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I also have pulled frames as they are capped in the past using my crush and strain method but this year I was hoping to borrow an extractor in order to save some of that nice new comb for next year. I have some old comb frames Id like to scratch.

When the time comes to pull the supers off Ill have to call in my grown sons with their big guns. :thumbsup:
You might check with your local bee club if there is one nearby....we have one for our members that they can borrow and take home, or another they can use in the club honey house... $10.00 for use and disposables...
 

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Discussion Starter #10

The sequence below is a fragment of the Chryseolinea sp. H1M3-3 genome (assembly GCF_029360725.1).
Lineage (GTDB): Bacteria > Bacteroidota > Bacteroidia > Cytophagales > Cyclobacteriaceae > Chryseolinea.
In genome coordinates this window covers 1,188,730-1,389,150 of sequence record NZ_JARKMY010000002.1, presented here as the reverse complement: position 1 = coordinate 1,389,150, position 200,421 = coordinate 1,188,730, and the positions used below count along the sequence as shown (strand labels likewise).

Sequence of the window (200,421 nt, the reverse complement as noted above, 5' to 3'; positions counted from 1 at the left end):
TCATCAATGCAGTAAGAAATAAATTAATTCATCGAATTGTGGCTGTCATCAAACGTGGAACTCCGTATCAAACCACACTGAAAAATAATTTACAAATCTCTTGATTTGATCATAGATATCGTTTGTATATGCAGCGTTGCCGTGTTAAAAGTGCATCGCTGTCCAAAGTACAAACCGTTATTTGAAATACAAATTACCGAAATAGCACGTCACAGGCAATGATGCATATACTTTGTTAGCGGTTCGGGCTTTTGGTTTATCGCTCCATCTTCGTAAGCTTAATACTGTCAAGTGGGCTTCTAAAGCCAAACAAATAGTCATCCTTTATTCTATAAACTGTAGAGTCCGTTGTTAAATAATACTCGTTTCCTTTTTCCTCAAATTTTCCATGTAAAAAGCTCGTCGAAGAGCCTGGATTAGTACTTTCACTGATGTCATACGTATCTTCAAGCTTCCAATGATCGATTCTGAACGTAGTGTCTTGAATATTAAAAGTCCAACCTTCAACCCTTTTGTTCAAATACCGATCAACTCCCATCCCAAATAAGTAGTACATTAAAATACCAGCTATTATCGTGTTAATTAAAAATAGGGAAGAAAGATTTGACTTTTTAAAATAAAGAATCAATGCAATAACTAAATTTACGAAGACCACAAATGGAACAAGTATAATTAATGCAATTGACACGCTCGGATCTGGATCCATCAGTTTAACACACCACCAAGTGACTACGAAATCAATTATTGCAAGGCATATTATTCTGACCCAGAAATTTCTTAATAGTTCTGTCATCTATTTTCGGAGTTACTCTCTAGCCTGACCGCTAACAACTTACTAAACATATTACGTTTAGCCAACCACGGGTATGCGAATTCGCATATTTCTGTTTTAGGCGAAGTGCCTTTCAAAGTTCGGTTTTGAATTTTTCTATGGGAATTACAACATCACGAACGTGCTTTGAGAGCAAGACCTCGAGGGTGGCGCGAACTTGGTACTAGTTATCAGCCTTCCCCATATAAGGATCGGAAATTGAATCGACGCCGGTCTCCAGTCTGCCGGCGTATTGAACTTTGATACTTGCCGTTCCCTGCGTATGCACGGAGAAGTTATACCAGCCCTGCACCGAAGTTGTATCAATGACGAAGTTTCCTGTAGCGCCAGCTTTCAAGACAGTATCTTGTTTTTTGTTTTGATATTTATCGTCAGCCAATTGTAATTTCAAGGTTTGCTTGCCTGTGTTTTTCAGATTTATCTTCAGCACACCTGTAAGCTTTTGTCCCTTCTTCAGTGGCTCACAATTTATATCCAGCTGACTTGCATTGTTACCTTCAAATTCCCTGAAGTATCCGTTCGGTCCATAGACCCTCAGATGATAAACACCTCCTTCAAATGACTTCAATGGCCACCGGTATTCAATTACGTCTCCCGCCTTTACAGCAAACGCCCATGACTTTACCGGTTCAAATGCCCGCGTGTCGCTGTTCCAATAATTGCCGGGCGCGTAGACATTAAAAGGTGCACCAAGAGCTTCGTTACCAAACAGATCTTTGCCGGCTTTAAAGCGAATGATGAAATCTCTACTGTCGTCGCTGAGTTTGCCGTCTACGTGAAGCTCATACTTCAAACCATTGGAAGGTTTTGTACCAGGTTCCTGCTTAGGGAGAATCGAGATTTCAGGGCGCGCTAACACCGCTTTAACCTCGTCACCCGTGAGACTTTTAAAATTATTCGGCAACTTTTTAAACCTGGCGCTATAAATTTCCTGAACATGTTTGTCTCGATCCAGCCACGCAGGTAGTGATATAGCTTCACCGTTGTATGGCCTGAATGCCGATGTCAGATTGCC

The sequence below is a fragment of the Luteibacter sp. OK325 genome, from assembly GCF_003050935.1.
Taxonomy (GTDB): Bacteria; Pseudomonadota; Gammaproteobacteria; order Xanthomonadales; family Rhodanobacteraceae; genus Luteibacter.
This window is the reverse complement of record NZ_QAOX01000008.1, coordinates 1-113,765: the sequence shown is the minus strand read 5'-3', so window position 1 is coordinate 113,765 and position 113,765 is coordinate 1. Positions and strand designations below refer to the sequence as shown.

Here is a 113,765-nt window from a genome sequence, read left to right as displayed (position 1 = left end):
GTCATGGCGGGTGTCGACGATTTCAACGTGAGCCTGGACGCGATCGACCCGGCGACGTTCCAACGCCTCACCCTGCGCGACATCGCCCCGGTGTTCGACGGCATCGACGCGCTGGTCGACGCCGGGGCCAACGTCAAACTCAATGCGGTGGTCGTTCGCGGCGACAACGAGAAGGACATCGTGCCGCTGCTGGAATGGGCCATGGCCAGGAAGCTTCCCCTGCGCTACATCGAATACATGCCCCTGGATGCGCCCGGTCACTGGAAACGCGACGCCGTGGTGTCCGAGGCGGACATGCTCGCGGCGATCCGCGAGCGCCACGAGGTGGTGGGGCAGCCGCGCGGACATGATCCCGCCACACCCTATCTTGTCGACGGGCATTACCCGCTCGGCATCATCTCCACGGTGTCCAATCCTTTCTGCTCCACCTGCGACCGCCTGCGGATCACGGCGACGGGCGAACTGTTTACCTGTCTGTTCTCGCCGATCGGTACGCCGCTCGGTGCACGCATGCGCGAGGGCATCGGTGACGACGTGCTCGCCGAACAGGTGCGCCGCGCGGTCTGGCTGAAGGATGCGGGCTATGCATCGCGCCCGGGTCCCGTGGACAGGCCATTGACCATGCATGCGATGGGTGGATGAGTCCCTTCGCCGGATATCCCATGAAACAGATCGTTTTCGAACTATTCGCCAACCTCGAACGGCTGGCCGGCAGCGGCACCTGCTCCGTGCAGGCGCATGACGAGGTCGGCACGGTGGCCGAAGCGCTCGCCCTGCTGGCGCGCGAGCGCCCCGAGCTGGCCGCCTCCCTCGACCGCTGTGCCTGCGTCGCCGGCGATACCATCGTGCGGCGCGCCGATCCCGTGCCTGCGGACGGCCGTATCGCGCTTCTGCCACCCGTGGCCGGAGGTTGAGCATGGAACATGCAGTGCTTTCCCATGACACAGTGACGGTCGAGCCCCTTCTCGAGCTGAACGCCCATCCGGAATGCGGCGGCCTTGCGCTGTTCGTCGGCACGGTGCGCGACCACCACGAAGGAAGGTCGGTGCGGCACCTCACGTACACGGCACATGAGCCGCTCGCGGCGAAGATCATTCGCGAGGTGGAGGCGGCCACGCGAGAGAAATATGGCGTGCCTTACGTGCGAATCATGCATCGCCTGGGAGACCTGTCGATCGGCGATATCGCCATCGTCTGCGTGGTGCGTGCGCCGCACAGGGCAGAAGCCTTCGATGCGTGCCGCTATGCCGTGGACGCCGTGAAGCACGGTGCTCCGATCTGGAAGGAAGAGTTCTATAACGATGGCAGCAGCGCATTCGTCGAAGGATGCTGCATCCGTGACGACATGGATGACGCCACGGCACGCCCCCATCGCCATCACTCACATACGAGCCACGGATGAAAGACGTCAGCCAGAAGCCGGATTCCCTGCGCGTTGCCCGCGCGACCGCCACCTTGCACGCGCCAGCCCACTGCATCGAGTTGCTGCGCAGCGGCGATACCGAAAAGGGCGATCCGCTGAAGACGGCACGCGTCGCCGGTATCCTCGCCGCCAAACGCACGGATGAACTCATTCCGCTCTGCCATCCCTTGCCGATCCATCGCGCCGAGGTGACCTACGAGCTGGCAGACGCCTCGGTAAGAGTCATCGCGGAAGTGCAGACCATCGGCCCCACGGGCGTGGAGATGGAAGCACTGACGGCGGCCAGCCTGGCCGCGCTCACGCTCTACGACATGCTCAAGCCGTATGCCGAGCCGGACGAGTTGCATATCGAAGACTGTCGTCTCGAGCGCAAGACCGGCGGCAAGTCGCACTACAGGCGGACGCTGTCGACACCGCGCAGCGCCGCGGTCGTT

Thank you all.
Yes, my bee club has one. I have never had enough full honey frames to need it but hopefully I will this year. (Hate to count my chickens before they hatch..knock on wood...salt over shoulder...and all that jazz. :shhhh:)
 

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How do you people do it?
Do you just leave the hive alone or do weekly inspections by taking them all off?
By not doing weekly inspections. You must be new at this, right? Or someone told you that you needed to check into the brood boxes every week and you trusted them to steer your correctly. Well, sorry, it ain't necessarily necessary. Unless it is necessary.

Leave them bee. They will be fine. And then what you do is take the supers off. But you already knew that, didn't you?